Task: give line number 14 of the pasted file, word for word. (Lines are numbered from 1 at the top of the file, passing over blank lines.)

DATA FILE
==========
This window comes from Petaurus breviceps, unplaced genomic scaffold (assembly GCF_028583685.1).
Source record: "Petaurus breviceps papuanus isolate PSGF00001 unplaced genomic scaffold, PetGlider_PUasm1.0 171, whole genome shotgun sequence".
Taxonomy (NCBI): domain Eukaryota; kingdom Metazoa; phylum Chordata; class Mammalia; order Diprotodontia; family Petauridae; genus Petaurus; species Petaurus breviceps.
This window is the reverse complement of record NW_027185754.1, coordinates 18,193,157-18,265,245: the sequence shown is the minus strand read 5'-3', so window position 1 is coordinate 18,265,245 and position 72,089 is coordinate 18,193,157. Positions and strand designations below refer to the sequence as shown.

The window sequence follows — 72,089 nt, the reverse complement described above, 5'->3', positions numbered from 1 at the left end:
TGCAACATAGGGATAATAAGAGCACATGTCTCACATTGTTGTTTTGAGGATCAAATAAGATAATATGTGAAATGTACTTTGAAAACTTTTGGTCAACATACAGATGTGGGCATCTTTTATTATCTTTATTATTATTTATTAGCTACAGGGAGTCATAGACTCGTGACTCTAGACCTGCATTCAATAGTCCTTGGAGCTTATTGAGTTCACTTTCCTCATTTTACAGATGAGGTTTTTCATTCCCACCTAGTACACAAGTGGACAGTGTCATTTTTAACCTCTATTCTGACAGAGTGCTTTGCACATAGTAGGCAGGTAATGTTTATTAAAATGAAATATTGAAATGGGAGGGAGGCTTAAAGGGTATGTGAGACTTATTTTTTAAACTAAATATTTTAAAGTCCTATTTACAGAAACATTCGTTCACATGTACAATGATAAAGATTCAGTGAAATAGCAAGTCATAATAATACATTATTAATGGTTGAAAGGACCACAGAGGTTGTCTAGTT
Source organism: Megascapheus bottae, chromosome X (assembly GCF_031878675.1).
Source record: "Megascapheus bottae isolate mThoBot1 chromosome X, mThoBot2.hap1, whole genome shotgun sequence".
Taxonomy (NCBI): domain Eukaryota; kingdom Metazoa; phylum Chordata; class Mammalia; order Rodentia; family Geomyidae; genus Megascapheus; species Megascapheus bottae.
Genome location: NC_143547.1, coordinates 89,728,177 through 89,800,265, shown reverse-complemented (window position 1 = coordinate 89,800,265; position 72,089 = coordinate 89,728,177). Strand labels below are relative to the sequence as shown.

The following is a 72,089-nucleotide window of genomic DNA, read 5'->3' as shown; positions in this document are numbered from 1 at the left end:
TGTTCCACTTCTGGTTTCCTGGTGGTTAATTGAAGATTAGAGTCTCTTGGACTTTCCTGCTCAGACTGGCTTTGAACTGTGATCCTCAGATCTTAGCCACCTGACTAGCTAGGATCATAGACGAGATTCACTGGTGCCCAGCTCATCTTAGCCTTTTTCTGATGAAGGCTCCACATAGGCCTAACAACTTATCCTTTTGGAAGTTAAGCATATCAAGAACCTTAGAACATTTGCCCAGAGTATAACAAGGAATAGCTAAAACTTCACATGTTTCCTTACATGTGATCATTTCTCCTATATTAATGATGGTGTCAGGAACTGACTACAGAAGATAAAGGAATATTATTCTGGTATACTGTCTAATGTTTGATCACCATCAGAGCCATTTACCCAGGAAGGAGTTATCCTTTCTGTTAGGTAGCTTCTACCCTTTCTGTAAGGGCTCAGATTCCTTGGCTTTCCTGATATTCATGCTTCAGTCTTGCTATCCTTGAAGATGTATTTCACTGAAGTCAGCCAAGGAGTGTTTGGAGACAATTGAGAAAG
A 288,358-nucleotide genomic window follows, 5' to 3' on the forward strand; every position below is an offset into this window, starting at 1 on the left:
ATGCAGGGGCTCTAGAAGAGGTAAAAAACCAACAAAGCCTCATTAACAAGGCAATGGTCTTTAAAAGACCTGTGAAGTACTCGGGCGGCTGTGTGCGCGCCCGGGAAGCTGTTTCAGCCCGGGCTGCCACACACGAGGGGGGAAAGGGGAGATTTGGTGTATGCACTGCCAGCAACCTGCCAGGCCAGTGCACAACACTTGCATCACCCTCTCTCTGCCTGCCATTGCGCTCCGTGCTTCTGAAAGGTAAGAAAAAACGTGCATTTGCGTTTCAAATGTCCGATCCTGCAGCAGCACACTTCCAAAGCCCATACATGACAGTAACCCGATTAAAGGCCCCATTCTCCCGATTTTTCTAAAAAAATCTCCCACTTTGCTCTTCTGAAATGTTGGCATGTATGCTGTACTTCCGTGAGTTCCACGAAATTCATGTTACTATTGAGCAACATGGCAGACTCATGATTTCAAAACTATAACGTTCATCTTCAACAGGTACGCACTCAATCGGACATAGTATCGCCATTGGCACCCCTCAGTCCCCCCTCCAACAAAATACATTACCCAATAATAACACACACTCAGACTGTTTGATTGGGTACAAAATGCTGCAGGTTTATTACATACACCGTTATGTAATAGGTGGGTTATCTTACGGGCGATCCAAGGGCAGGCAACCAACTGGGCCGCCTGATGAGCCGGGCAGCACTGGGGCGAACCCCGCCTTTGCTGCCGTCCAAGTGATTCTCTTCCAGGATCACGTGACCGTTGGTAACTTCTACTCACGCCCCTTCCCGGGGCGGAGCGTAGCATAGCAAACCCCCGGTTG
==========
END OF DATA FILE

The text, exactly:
ATGCAGGGGCTCTAGAAGAGGTAAAAAACCAACAAAGCCTCATTAACAAGGCAATGGTCTTTAAAAGACCTGTGAAGTACTCGGGCGGCTGTGTGCGCGCCCGGGAAGCTGTTTCAGCCCGGGCTGCCACACACGAGGGGGGAAAGGGGAGATTTGGTGTATGCACTGCCAGCAACCTGCCAGGCCAGTGCACAACACTTGCATCACCCTCTCTCTGCCTGCCATTGCGCTCCGTGCTTCTGAAAGGTAAGAAAAAACGTGCATTTGCGTTTCAAATGTCCGATCCTGCAGCAGCACACTTCCAAAGCCCATACATGACAGTAACCCGATTAAAGGCCCCATTCTCCCGATTTTTCTAAAAAAATCTCCCACTTTGCTCTTCTGAAATGTTGGCATGTATGCTGTACTTCCGTGAGTTCCACGAAATTCATGTTACTATTGAGCAACATGGCAGACTCATGATTTCAAAACTATAACGTTCATCTTCAACAGGTACGCACTCAATCGGACATAGTATCGCCATTGGCACCCCTCAGTCCCCCCTCCAACAAAATACATTACCCAATAATAACACACACTCAGACTGTTTGATTGGGTACAAAATGCTGCAGGTTTATTACATACACCGTTATGTAATAGGTGGGTTATCTTACGGGCGATCCAAGGGCAGGCAACCAACTGGGCCGCCTGATGAGCCGGGCAGCACTGGGGCGAACCCCGCCTTTGCTGCCGTCCAAGTGATTCTCTTCCAGGATCACGTGACCGTTGGTAACTTCTACTCACGCCCCTTCCCGGGGCGGAGCGTAGCATAGCAAACCCCCGGTTG